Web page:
Conflicts of Interest

The authors declare no conflict of interest.


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Figure 1. Chemical structure of “designer” benzodiazepines.
Figure 1. Chemical structure of “designer” benzodiazepines.
Pharmaceuticals 14 00560 g001
Table 1. Designer benzodiazepine (DBZD) case reports.
Table 1. Designer benzodiazepine (DBZD) case reports.
CompoundStudyAge; SexObservationsConcentration /DoseCo-Exposure Concentration(s) Ref.
3-HydroxyphenazepamED29; MTremorUrine screen +-[74]
AdinazolamDeath24; FMultiple drugsBlood 18
Urine 82.1
U-47700 blood 1470, urine 3940
SRT blood 89.5, urine 32.5
N-Ethylhexedrone blood 58.1, urine 14
4-CIC blood 8, urine 130
4-CMC blood 1.7, urine 417
ClonazolamED25; MAgitation, Aggressivity100 mgBZD urine screen +
THC urine screen +
28; MLethargy≅15 mL of a 0.4 mg/mL solution-[77]
26; MRespiratory depression, UnconsciousSerum 6MDZ urine screen +
U-47700 serum 351
THC serum 3.3, urine screen +
THCCOOH serum 121.6, urine screen +
CIT urine screen +
34; MConfusion, LethargySerum 10.2Etizolam serum 281[79]
20; MAtaxiaUrine screen +MXE urine screen +[74]
26; FComaBlood 77 (4 h)
Blood 15 (8 h)
Blood 9 (12 h)
DeschloroetizolamDeath31; MMulti-organ congestionBlood 11
Urine screen +
LMZ urine 258
LZP urine 115
OXZ urine 17.4
THC urine screen +
Self-administration56; MDizziness, Fatigue, Language disorder, Difficulty concentrating; Took 6 mgOral Fluid 6.5 (30 min)-[82]
DiclazepamED30; MAgitation, Confusion, Disorientation, Inability to communicate, Muscular rigidity, Myosis, Tachycardia, TachypnoeaPlasma 3.5DIP plasma 308, urine 631
MPH plasma 3
THCCOOH urine 120
39; MAgitation, Dilated pupils,
Urine screen +3,4-CTMP[74]
30; MMydriasis, Respiratory depression, Unconscious, Withdrawal syndrome.240 mg-[84]
DUID18; MConsiderable impairmentBlood 57-[85]
27 *; Not reportedModerate impairmentBlood 61EtOH blood 0.053 g/L[86]
32 *; Not reportedBlood 45EtOH blood 0.084 g/L
22 *; Not reportedBlood 32-
<20; Not reportedBlood 19-
47 *; Not reportedBlood 16LZP blood 63
52 *; Not reportedBlood 11NZP blood 17
22 *; Not reportedMild impairmentBlood 35LZP blood 14
22 *; Not reportedBlood 7.7THC blood 0.7
22 *; Not reportedBlood 5.1-
37 *; Not reportedConsiderable impairmentBlood 48-
27 *; Not reportedBlood 35THC blood 1.1
32 *; Not reportedBlood 14-
Death28; MMultiple drugsBlood 70Flubromazepam blood 10
U-47700 blood 330
MAMP blood 290
AMP blood 150
DOC blood screen +
EtizolamED31; MBradypnea, UnresponsiveSerum 1036-AM urine 272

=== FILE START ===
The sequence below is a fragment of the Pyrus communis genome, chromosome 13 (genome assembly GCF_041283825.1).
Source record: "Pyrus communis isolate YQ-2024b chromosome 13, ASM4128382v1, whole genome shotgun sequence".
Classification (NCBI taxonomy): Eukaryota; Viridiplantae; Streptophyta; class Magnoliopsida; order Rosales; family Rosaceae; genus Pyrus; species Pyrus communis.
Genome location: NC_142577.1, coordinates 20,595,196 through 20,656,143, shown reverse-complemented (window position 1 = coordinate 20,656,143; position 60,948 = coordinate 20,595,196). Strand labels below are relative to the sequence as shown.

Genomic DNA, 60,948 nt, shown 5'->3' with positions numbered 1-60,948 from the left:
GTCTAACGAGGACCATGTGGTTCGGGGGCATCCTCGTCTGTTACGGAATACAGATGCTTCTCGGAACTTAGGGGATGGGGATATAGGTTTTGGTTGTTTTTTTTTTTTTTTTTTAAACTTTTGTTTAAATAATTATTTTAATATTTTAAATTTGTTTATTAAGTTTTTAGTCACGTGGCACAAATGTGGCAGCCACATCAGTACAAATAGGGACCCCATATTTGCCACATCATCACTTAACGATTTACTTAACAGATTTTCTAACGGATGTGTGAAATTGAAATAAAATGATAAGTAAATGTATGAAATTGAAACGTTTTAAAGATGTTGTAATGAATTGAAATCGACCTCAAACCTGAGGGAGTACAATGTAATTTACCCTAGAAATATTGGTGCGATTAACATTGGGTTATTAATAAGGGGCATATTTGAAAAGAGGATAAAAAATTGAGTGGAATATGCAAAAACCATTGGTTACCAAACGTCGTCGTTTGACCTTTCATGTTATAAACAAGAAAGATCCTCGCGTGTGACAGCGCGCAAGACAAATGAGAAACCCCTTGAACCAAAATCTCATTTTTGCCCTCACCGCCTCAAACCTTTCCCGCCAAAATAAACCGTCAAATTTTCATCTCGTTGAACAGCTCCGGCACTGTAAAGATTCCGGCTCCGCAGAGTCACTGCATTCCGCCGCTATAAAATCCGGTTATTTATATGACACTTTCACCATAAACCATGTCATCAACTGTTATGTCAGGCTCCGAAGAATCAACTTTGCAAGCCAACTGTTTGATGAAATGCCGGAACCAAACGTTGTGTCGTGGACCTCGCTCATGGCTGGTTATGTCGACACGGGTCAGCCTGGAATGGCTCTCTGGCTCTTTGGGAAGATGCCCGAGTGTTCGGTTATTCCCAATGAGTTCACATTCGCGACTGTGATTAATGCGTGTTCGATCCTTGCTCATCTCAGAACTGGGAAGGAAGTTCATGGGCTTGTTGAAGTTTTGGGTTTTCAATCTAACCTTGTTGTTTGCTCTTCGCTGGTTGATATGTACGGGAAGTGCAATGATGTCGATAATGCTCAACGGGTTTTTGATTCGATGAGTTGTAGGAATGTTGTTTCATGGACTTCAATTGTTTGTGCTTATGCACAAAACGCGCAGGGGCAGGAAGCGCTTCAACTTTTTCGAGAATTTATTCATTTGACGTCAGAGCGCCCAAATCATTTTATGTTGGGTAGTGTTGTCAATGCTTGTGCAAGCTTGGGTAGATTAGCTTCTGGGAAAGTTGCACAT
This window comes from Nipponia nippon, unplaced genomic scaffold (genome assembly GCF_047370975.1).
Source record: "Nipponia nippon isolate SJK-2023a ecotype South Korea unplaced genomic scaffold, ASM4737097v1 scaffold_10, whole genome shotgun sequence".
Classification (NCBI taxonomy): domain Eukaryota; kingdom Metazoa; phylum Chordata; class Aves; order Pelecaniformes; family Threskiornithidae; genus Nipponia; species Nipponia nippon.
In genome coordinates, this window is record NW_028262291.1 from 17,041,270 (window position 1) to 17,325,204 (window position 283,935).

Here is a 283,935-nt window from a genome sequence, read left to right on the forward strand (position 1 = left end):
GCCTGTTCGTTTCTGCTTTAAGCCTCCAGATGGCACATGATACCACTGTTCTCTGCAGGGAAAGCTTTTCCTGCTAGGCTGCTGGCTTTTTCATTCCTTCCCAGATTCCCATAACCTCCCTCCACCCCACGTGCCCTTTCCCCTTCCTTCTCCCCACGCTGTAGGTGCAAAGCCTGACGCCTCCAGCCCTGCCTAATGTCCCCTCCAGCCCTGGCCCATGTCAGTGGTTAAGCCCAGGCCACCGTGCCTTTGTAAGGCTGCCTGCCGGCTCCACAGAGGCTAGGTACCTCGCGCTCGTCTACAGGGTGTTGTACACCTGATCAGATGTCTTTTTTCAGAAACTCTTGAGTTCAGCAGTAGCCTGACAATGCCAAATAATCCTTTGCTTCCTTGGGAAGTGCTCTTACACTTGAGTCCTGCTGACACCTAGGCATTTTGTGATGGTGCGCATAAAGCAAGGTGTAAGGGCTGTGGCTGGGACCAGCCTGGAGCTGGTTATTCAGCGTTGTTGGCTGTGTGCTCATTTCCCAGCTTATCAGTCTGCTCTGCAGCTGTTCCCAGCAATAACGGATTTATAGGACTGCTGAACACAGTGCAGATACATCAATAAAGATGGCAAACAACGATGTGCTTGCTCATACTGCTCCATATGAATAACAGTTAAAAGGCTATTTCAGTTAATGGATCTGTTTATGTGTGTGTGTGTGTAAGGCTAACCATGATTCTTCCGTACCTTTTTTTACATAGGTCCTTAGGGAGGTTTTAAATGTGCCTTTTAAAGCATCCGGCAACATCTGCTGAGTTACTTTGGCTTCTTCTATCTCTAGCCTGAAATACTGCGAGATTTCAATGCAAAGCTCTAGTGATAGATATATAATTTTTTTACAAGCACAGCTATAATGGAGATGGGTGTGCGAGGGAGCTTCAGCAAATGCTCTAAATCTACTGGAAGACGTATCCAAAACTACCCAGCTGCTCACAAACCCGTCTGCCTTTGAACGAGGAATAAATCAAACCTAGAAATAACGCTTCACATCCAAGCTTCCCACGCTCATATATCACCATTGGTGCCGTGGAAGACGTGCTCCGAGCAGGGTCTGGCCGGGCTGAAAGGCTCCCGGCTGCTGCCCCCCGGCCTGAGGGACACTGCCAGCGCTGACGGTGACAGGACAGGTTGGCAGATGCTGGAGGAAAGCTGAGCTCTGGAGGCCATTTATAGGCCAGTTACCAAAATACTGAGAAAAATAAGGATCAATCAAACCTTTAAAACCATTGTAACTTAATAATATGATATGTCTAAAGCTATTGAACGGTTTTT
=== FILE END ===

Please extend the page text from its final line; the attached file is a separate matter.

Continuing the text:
MOR urine 1000
COD urine 322
6; MAtaxia, Drowsiness, Mydriasis--[89]
9; M--
10; MUrine screen +-
OD23; MTolerance, Withdrawal syndrome2.5 mg/day for 1 month-[90]
32; MCatatonia, Withdrawal syndrome4 mg/day for 2 months, abruptly stopped-[91]
30; MBradypnea, Loss of consciousness, Seizures, Withdrawal syndromeTook 50 mg/day to 100 mg/day for several months Urine screen +LZP urine screen +[45]
DUID27 *; Not reportedMild impairmentBlood 210-[86]
<20; Not reportedBlood 120TMD blood 71
42 *; Not reportedConsiderable impairmentBlood 110-
37; MDelayed comprehension and reaction time, Impairment, Incoordination, LethargyBlood 40AMP blood screen +[71]
20; FBlood 88THC blood 11
35; MBlood 330MAMP blood screen +
AMP blood screen +
Death59; FSuicideBlood 264αOH-Etizolam blood 9.4
8OH-Etizolam blood 9.3
42; MMultiple drugsBlood 86PB blood 5082, urine 1736
PMZ blood 107, urine 806
CPZ blood 144, urine 1437
42; MMultiple drugsBlood 300
Urine 100
MDVP blood 46, urine 1300
PEN blood 160, urine 1200
EPH blood 68
OLZ blood 4200
MIR blood 570
48; MAccidental death, Multiple drugsSerum 4MTD serum 381
EDDP serum 86
MOR serum 290
COD serum 47
PGB serum 14
PAR serum screen +
40; MSerum 17MOR serum 44
COD serum 7
COC serum screen +
BE serum 1536
29; MSerum 40DZP serum screen +
Nor-DZP serum 18
OXZ serum screen +
MTD serum 133
EDDP serum 7
THC serum 2.4
THCCOOH serum 17
PGB serum 19
CYC serum 78
38; MSerum 44DZP serum 55
Nor-DZP serum 131
OXZ serum 11
MTD serum 886
EDDP serum 121
SRT serum 6
PMZ serum 57
PGB serum 13000
48; MBlood 4DZP blood 99
Nor-DZP blood 316
TMZ blood 15
OXZ blood 29
MOR blood 6
COD blood 83
AMP blood 394
AMI blood 307
NTP blood 283
PAR blood screen +
34; MBlood 8Diclazepam blood 2
COD blood 108
CIT blood 423
Nor-CIT blood 93
23; MBlood 8EtOH blood 0.77 g/L
ALP blood 300
Nor-DZP blood 5
MOR blood 5
COD blood 16
BE blood screen +
SRT blood 19
PPL blood 8
55; MBlood 7DHC blood 1681
COC blood 317
BE blood 5135
AMI blood 1859
NTP blood 582
PGB blood 22300
39; MBlood 45MTD blood 377
COC blood 18
AMI blood 885
PGB blood 6500000
38; MBlood 172DZP blood 6
Nor-DZP blood 22
LZP blood screen +
MTD blood 1233
EDDP blood 129
MOR blood 16
COD blood screen +
COC blood 10
BE blood 299
THCCOOH blood 11.2
MIR blood 27
PGB blood 35900
32; FBlood 9DZP blood 306
MTD blood 86
MOR blood 1292
COC blood 7
MIR blood 6
PAR blood 22000
43; MBlood 93DZP blood screen +
ZPC blood 65
MTD blood 2297
COC blood screen +
MIR blood 8
PGB blood 3700
42; MBlood 85DZP blood 16
MOR blood 880
37; MBlood 85MTD blood 189
PGB blood 8500
32; MBlood 4DZP blood 107
MOR blood 273
AMP blood 859
CPA blood screen +
GBP blood 2600
PGB blood 10300
PAR blood screen +
35; MBlood 16MOR blood 269
COC blood screen +
SRT blood 24
CBZ blood 2300
PGB blood 23,500
39; FBlood 1DZP blood 431
MTD v blood 634
PMZ blood 56
MIR blood 61
QTP blood 26
VPA blood screen +
PGB blood 22,800
PAR blood screen +
32; MBlood 18DZP blood 131
MOR blood 34
DHC blood 6413
HCOD blood 96
AMI blood 310
PGB blood 10,200
49; MBlood 1.5Flubromazepam blood 33
DZP blood 89
MTD blood 685
MOR blood 44
MIR blood 12
PGB blood 38,100
54; FBlood 12DZP blood 90
MTD blood 973
TMD blood screen +
COC blood 12
AMI blood 67
MIR blood 280
PGB blood 12,900
39; MBlood 4EtOH blood 0.24 g/L
DZP blood 68
MOR blood 1076
COC blood 184
CE blood 22
MIR blood 121